It was something of an outlandish idea — win the favor of the console kings by demonstrating your ability to replicate their game on PC hardware. That said, Nintendo would have a great deal to gain by cornering the burgeoning PC video game market.
“Up till then, scrolling was either slow or chunky. So it was kind of a big deal.”
“Jay Wilbur knew someone at Nintendo, so we got in touch, and they said send us a demo,” said Hall. The team went into crunch mode, eager to build something worth showing to the company. Tom was now working from footage recorded on a four-head VCR rather than a paused version of the game, according to Romero. “Two-head made it look blurry, and he needed to see pixels.”
Ultimately, Nintendo would decide not to pursue the PC market, although Romero told me with pride that the prototype was delivered to Kyoto to be considered in person by senior management. The project would have a huge influence on the future of the company, and indeed the video game industry as a whole.
From copycat to trendsetter
“It’s totally different,” Romero replies when I ask about the challenges of recreating an existing game on new hardware, compared to creating something original. “It’s a lot easier than normal. When you’re creating a new game, it’s completely blue sky. You have no idea what needs to be done, so you just start inventing it.”
Nintendo didn’t want to commit, but the groundwork was too good to go unused. “We need to make another game with this tech,” Romero decided. The idea for an original spin on the 2D platformer started to take shape.
“We thought, why not do it ourselves?” Hall told me. “Romero had been contacted by Apogee. So I said to the guys, ‘I can come up with anything — what kind of game do you want to make?’ Carmack said, ‘A kid that saves the galaxy or something.'” Tom spent 15 minutes working in isolation, and came back with the basic concept for Commander Keen.
“Commander Keen, when it came out, was as massive as Doom was when it came out,” said Romero. “It was huge.” The game produced several sequels and has now reached cult status, but the fact that it was forged from the remnants of the failed Super Mario Bros. project might be the most remarkable aspect of its development.
Back in those days, no one carried their code forward.
“Back in those days — especially in the 80s — no one carried their code forward,” Romero continued. “We always started completely from scratch.” Work done on the Super Mario Bros. 3 port helped with the development of Commander Keen, as well as titles like Rescue Rover. Years later, the same concept would help id Software change the face of PC gaming with Doom and Quake, both of which were built on engines that spanned multiple games, and were licensed to other companies for their own titles.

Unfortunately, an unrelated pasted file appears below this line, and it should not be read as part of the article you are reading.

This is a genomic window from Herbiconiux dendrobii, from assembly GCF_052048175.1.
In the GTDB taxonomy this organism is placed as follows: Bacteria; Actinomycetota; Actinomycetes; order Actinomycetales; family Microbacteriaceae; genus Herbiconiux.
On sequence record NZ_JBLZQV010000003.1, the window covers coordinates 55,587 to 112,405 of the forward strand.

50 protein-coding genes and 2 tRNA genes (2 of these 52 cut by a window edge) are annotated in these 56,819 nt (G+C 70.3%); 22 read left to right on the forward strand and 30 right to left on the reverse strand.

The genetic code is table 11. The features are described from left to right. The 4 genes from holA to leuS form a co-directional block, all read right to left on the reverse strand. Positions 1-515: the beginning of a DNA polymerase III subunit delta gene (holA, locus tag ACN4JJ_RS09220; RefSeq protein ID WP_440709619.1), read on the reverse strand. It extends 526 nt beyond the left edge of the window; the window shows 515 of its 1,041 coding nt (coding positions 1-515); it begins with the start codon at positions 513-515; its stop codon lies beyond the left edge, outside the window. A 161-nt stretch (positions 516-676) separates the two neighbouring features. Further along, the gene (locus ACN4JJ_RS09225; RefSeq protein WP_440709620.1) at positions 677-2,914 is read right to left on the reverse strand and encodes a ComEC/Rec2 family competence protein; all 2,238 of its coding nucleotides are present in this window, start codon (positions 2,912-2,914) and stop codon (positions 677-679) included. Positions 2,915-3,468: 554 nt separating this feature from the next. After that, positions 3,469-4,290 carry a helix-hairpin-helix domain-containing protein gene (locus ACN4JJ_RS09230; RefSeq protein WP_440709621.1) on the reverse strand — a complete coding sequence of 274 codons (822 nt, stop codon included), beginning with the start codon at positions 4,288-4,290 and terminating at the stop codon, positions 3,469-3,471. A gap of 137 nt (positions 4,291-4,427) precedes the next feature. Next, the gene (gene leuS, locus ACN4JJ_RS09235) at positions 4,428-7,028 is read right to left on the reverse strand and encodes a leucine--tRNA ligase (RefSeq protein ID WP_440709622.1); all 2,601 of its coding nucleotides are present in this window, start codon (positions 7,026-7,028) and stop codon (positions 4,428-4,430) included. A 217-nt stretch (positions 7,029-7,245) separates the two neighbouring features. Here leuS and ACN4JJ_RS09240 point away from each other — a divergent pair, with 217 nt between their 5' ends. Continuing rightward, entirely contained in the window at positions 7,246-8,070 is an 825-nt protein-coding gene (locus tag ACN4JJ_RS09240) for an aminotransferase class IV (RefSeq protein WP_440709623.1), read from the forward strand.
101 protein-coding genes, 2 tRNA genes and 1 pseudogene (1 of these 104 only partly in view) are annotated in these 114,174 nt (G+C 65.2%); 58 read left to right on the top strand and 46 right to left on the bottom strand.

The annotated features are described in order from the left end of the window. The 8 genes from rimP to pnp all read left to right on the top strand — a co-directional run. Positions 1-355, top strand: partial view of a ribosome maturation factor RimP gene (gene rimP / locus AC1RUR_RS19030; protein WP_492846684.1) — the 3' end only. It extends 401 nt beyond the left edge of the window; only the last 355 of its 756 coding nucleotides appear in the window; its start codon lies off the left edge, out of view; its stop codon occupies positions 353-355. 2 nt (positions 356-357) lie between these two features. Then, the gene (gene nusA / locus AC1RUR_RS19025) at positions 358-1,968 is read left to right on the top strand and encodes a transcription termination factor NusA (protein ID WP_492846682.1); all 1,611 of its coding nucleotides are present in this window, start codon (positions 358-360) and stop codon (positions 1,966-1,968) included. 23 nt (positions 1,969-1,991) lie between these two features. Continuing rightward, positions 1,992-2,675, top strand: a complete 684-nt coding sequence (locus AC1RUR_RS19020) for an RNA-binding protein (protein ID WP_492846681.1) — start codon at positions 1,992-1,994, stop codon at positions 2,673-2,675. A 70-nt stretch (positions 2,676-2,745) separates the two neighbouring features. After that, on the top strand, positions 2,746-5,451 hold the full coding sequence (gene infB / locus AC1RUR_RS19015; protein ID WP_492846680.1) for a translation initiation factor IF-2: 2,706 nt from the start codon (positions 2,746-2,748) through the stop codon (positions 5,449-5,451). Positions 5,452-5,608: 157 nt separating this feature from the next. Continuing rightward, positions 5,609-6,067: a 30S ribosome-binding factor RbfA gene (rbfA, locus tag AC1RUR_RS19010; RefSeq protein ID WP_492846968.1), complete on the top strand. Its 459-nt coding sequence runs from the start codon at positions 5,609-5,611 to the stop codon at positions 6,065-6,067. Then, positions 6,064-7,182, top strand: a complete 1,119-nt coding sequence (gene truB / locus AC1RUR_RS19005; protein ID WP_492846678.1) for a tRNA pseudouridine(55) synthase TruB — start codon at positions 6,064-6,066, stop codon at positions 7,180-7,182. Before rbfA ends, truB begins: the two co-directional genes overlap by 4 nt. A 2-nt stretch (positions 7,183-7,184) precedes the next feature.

“I didn’t work from any claim made by id Software, Romero, or Carmack,” explained Henry Lowood, Curator for History of Science & Technology at Stanford University. “I began simply by asking when the term was first used.” Lowood is referring to the term “game engine,” which he asserts was coined by Romero.
Getting the first game engine running
It takes a lot of time and effort to build the framework any video game runs on. Today, developers will often implement a game engine created by another studio to try and cut down on costs and time. The work of id Software in the 1990s popularized this strategy.
“The earliest use I could find was described in interviews with John Romero, in which he cited use of the ‘Keen Engine’ as a term in 1991,” Lowood told me. “During the summer of that year, id Software offered a small workshop to a few developers with the goal of licensing the engine. The effort failed, but I am certain this was the first attempt to license such a technology.” In fact, the attempt wasn’t a failure — the engine was licensed to Apogee and used to develop Bio Menace, released in 1993.
While no one understood its significance at the time, this technique shaped how games today are made. “The impact of game licensing on games resembles that of the studio system in film-making, or network programming in television,” Lowood said. “It’s difficult to imagine digital games, especially PC games, without it.”
“Like these other innovations, game licensing changed the structure of the game industry in a way that encouraged different ways of making games,” Lowood continued. “But just as important, game licensing became the basis for a more efficient and consistent way of making and marketing games.”
This being said, Romero’s intention was never to disrupt the industry. He simply wanted to make great games. He remains steadfast in his belief that the pursuit of new technology means very little if it isn’t in service of good design.
“We’re flattening out now with 3D graphics,” said Romero. “People are jumping into virtual reality because there’s nothing else happening. They’re hoping that VR will be the new, groundbreaking thing — but it’s all about design.” It’s clear that this legendary figure still sees video game technology as a means to an end, rather than something that’s worth pursuing in its own right.
“Are people going to see Star Wars because of how it was filmed?” Romero asks. “No, they’re going to go because it’s Star Wars.”